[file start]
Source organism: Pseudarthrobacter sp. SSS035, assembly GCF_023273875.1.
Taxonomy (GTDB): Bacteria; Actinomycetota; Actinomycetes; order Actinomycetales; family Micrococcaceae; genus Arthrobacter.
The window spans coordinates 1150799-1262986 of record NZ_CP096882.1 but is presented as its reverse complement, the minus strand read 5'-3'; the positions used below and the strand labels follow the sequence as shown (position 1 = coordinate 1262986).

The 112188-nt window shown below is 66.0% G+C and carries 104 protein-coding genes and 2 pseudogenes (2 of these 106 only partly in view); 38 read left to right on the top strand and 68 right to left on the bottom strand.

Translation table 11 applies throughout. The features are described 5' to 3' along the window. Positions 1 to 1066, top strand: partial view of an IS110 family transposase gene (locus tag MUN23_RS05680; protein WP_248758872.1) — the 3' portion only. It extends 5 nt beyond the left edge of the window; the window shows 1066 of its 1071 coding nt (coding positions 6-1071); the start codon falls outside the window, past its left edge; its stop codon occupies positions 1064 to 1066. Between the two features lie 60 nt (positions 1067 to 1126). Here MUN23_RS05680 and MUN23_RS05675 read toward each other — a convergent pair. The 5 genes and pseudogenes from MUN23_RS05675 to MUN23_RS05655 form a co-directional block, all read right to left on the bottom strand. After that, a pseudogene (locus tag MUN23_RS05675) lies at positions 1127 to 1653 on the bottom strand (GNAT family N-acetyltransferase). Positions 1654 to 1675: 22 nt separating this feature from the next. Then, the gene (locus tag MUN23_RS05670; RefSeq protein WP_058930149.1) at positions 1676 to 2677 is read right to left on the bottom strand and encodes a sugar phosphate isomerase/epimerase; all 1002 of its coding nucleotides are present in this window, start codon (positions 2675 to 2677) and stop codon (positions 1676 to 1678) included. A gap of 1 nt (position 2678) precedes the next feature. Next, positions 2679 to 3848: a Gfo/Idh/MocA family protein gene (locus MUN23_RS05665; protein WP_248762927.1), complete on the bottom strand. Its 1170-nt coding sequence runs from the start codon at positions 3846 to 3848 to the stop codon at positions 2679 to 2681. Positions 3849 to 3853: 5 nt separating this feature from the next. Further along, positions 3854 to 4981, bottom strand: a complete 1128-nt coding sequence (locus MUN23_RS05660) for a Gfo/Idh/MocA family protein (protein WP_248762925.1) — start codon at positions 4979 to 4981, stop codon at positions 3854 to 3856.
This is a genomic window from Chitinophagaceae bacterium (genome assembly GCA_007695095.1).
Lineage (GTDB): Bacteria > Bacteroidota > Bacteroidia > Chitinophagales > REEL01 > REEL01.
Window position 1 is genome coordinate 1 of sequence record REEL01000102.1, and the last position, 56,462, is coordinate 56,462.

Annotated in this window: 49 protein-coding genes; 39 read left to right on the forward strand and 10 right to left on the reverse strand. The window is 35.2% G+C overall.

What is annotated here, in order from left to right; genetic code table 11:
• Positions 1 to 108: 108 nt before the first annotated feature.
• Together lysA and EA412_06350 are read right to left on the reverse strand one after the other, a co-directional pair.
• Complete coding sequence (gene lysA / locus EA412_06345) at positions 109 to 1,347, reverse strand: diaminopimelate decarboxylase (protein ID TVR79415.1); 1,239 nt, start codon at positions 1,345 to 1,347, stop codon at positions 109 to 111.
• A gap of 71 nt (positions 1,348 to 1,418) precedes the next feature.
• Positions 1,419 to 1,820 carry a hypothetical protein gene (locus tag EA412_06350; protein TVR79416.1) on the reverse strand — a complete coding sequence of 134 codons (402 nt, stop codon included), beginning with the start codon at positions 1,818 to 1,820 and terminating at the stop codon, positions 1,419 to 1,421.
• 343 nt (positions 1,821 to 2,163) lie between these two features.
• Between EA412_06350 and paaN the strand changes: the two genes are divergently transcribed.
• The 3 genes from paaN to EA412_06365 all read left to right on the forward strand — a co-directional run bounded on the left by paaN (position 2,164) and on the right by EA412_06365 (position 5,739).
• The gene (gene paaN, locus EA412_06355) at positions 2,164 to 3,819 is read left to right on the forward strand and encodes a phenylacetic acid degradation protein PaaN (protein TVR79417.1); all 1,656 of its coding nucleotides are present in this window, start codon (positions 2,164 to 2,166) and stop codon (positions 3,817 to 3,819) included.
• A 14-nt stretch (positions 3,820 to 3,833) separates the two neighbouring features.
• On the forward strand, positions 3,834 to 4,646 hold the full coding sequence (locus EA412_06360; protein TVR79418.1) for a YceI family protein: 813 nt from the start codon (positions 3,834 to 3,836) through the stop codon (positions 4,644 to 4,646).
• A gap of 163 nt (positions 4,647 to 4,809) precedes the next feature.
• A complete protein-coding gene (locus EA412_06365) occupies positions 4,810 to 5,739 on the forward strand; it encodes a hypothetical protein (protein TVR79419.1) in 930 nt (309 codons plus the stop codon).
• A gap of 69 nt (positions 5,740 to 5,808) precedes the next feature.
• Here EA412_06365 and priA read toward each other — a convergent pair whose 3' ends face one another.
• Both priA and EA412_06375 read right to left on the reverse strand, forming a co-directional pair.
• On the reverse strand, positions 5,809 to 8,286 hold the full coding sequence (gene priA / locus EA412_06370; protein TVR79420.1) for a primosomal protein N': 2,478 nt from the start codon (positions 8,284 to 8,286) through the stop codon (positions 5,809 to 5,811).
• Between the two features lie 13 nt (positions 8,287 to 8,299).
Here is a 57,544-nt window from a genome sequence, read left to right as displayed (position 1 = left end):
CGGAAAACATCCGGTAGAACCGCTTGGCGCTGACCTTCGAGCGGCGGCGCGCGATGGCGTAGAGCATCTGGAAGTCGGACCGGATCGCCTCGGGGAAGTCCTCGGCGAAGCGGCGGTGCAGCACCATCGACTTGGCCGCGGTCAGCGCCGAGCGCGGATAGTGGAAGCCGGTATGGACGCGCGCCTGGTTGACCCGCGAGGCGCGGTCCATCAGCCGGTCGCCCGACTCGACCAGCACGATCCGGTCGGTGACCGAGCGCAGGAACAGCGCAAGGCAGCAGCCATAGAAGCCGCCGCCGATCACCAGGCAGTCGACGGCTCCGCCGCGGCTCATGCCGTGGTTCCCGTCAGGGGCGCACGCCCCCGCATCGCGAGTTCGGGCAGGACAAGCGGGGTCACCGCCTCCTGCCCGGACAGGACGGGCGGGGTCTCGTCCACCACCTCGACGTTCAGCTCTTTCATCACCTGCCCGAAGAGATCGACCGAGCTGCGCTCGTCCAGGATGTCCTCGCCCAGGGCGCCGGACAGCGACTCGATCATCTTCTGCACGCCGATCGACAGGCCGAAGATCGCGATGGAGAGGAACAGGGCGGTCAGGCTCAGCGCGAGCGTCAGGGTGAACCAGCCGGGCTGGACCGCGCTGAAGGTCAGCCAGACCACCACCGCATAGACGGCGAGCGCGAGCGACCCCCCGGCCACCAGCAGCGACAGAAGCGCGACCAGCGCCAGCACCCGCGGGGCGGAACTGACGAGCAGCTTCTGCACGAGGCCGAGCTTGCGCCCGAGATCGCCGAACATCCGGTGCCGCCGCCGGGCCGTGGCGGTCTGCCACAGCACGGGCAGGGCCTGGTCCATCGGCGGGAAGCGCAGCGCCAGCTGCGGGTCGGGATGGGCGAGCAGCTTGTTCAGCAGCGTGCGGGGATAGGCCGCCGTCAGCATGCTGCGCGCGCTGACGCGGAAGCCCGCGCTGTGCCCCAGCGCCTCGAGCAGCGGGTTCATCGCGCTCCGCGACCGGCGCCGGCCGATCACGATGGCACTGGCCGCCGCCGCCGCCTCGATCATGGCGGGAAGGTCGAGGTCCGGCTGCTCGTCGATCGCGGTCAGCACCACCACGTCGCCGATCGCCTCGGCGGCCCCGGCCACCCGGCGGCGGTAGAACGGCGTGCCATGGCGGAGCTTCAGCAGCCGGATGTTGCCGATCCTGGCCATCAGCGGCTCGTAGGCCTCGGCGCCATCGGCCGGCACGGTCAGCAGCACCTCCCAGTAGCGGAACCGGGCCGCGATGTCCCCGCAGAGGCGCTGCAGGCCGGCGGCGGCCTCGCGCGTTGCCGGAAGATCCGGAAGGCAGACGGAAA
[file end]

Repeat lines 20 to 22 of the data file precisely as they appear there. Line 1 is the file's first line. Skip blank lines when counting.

• A 14-nt stretch (positions 3,820 to 3,833) separates the two neighbouring features.
• On the forward strand, positions 3,834 to 4,646 hold the full coding sequence (locus EA412_06360; protein TVR79418.1) for a YceI family protein: 813 nt from the start codon (positions 3,834 to 3,836) through the stop codon (positions 4,644 to 4,646).
• A gap of 163 nt (positions 4,647 to 4,809) precedes the next feature.